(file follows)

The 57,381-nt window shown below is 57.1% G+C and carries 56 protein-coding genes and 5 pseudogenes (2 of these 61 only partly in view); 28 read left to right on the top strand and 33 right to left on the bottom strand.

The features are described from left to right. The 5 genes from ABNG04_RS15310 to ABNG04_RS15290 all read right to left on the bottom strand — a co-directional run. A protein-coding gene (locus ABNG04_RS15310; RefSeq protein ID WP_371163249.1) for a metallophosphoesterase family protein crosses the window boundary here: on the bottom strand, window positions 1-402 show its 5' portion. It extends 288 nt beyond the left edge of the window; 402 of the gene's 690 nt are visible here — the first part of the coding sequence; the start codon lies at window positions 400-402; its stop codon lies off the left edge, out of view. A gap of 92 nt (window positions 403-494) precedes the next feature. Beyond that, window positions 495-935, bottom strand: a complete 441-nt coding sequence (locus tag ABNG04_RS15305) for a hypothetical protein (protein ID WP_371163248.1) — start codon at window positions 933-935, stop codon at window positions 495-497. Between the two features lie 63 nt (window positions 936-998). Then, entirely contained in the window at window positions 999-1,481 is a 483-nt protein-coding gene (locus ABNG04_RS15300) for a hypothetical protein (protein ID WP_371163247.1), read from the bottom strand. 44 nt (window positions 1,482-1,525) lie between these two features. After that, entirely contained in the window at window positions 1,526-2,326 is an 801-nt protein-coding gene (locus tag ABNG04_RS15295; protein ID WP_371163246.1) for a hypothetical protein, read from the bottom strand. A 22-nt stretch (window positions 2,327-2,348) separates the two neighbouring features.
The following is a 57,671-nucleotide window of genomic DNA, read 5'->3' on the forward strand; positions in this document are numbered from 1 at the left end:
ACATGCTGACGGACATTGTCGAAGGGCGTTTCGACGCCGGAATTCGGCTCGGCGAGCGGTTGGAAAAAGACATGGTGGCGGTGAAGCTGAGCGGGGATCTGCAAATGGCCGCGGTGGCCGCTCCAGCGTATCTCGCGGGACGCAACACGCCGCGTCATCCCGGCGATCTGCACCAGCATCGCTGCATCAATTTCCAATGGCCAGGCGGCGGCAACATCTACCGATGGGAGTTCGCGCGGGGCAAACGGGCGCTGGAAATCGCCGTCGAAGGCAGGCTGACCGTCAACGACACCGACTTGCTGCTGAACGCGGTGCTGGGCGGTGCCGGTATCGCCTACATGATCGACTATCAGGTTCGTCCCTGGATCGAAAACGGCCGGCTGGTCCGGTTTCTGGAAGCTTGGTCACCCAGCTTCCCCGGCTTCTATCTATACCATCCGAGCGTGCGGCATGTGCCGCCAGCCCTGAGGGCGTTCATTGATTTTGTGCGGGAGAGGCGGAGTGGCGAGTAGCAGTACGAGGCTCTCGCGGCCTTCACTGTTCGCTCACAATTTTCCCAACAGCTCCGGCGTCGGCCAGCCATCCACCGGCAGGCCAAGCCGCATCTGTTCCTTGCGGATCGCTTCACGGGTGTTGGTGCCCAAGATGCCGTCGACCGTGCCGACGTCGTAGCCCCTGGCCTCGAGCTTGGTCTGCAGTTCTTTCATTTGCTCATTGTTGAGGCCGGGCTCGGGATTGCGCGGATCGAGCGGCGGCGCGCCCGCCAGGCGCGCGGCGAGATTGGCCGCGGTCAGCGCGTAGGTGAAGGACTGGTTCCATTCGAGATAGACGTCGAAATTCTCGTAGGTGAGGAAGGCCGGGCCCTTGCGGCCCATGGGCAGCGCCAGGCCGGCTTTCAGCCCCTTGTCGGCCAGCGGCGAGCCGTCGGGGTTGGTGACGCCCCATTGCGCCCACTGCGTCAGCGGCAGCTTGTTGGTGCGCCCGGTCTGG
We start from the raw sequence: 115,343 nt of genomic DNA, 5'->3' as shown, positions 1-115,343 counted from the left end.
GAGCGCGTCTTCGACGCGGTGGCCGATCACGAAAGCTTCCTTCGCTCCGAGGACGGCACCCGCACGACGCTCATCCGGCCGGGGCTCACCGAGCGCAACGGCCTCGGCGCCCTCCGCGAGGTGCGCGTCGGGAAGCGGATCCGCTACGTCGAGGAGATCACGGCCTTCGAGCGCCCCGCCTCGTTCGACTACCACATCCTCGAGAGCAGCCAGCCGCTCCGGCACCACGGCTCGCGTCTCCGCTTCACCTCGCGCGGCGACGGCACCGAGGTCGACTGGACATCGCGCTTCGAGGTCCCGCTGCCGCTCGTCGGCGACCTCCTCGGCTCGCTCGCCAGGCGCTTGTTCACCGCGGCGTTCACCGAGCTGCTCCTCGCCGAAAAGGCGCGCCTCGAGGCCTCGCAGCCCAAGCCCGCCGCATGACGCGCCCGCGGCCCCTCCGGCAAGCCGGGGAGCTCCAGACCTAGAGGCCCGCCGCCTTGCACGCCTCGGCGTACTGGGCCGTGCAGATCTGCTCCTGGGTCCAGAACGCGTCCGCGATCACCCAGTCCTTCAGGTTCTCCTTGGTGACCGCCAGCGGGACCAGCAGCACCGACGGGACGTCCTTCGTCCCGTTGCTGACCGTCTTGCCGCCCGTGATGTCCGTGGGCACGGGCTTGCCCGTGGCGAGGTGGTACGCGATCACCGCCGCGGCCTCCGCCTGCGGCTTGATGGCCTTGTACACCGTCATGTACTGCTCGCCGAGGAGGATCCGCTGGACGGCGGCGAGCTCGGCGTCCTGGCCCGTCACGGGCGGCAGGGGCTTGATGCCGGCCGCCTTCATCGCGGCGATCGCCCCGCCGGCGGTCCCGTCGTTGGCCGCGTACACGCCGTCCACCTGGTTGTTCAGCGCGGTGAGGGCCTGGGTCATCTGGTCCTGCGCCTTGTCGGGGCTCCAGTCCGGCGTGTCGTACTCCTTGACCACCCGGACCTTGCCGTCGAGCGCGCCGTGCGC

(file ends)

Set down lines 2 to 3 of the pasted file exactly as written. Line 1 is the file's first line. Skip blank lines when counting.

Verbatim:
The features are described from left to right. The 5 genes from ABNG04_RS15310 to ABNG04_RS15290 all read right to left on the bottom strand — a co-directional run. A protein-coding gene (locus ABNG04_RS15310; RefSeq protein ID WP_371163249.1) for a metallophosphoesterase family protein crosses the window boundary here: on the bottom strand, window positions 1-402 show its 5' portion. It extends 288 nt beyond the left edge of the window; 402 of the gene's 690 nt are visible here — the first part of the coding sequence; the start codon lies at window positions 400-402; its stop codon lies off the left edge, out of view. A gap of 92 nt (window positions 403-494) precedes the next feature. Beyond that, window positions 495-935, bottom strand: a complete 441-nt coding sequence (locus tag ABNG04_RS15305) for a hypothetical protein (protein ID WP_371163248.1) — start codon at window positions 933-935, stop codon at window positions 495-497. Between the two features lie 63 nt (window positions 936-998). Then, entirely contained in the window at window positions 999-1,481 is a 483-nt protein-coding gene (locus ABNG04_RS15300) for a hypothetical protein (protein ID WP_371163247.1), read from the bottom strand. 44 nt (window positions 1,482-1,525) lie between these two features. After that, entirely contained in the window at window positions 1,526-2,326 is an 801-nt protein-coding gene (locus tag ABNG04_RS15295; protein ID WP_371163246.1) for a hypothetical protein, read from the bottom strand. A 22-nt stretch (window positions 2,327-2,348) separates the two neighbouring features.
The following is a 57,671-nucleotide window of genomic DNA, read 5'->3' on the forward strand; positions in this document are numbered from 1 at the left end: